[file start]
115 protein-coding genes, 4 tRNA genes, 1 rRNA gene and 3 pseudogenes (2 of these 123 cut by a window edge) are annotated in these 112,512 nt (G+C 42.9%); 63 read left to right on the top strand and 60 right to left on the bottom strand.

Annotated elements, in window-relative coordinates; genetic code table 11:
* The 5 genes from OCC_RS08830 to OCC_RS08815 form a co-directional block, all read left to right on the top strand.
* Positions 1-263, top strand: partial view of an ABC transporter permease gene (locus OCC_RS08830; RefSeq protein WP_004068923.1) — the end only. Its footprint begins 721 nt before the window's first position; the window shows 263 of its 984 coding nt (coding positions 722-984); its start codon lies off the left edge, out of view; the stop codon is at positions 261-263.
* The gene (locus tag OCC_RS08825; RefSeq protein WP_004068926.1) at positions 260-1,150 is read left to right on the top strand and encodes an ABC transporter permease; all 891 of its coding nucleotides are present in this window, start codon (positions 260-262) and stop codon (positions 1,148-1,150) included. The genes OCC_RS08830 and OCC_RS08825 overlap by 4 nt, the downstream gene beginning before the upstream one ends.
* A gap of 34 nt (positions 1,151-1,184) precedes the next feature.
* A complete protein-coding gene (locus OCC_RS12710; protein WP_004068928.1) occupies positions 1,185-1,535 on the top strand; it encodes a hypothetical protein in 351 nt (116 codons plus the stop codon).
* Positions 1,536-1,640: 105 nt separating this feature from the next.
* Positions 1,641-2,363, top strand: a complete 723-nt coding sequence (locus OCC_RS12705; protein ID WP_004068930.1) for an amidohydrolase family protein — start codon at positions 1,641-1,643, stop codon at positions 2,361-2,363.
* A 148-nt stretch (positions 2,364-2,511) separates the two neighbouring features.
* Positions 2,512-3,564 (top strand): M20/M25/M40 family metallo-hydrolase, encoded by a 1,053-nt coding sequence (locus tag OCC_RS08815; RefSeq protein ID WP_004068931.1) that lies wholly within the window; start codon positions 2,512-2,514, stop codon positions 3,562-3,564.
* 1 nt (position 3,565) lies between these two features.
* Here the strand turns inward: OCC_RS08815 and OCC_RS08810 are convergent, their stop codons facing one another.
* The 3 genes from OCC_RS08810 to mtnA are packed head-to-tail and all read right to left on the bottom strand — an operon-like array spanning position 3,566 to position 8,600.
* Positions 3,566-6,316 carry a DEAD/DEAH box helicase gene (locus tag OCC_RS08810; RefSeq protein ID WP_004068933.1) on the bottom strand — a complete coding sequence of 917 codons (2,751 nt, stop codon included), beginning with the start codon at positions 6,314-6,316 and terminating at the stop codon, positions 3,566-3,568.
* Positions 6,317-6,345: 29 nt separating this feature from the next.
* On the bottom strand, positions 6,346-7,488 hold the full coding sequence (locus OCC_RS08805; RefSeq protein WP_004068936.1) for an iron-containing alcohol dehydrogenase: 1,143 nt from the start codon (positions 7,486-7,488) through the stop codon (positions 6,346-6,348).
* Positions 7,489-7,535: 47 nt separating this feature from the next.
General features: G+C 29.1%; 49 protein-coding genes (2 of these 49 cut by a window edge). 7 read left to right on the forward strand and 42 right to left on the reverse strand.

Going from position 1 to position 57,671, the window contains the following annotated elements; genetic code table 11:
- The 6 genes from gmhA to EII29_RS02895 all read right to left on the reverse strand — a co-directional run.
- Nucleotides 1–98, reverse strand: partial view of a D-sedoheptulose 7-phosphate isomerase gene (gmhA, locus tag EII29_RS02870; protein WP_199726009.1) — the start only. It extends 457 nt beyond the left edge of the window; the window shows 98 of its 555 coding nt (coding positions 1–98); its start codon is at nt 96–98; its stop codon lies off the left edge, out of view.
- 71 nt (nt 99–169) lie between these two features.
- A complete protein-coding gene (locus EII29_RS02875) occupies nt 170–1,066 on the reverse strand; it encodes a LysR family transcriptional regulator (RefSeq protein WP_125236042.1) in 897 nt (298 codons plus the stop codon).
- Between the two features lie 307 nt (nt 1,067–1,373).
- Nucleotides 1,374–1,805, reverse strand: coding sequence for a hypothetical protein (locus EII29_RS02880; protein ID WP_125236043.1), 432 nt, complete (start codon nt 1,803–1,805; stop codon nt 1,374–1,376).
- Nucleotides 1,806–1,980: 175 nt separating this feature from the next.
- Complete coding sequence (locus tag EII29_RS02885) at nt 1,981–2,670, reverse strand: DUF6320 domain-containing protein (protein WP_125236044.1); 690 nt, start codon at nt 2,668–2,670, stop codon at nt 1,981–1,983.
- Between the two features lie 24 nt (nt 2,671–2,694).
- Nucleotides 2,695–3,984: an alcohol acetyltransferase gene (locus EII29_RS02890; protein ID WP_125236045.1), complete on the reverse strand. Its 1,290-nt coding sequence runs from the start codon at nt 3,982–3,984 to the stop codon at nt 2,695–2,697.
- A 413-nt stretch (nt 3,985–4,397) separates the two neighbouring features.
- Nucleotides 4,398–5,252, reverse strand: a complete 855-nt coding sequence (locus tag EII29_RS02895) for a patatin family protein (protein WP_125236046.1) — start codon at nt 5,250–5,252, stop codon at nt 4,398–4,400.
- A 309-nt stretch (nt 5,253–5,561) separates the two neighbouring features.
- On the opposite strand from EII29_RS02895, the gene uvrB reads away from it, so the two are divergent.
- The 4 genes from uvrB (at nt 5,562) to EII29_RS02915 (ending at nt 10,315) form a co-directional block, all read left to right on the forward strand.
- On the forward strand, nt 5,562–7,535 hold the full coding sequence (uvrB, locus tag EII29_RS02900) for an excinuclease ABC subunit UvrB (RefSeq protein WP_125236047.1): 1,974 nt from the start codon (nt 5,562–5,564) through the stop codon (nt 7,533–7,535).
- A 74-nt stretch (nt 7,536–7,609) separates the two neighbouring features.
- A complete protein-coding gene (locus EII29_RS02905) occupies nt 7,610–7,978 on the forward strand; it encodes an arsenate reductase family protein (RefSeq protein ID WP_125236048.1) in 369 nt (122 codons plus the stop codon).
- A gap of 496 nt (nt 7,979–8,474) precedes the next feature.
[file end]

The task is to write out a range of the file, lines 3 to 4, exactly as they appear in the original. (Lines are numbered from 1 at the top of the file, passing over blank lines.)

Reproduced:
* The 5 genes from OCC_RS08830 to OCC_RS08815 form a co-directional block, all read left to right on the top strand.
* Positions 1-263, top strand: partial view of an ABC transporter permease gene (locus OCC_RS08830; RefSeq protein WP_004068923.1) — the end only. Its footprint begins 721 nt before the window's first position; the window shows 263 of its 984 coding nt (coding positions 722-984); its start codon lies off the left edge, out of view; the stop codon is at positions 261-263.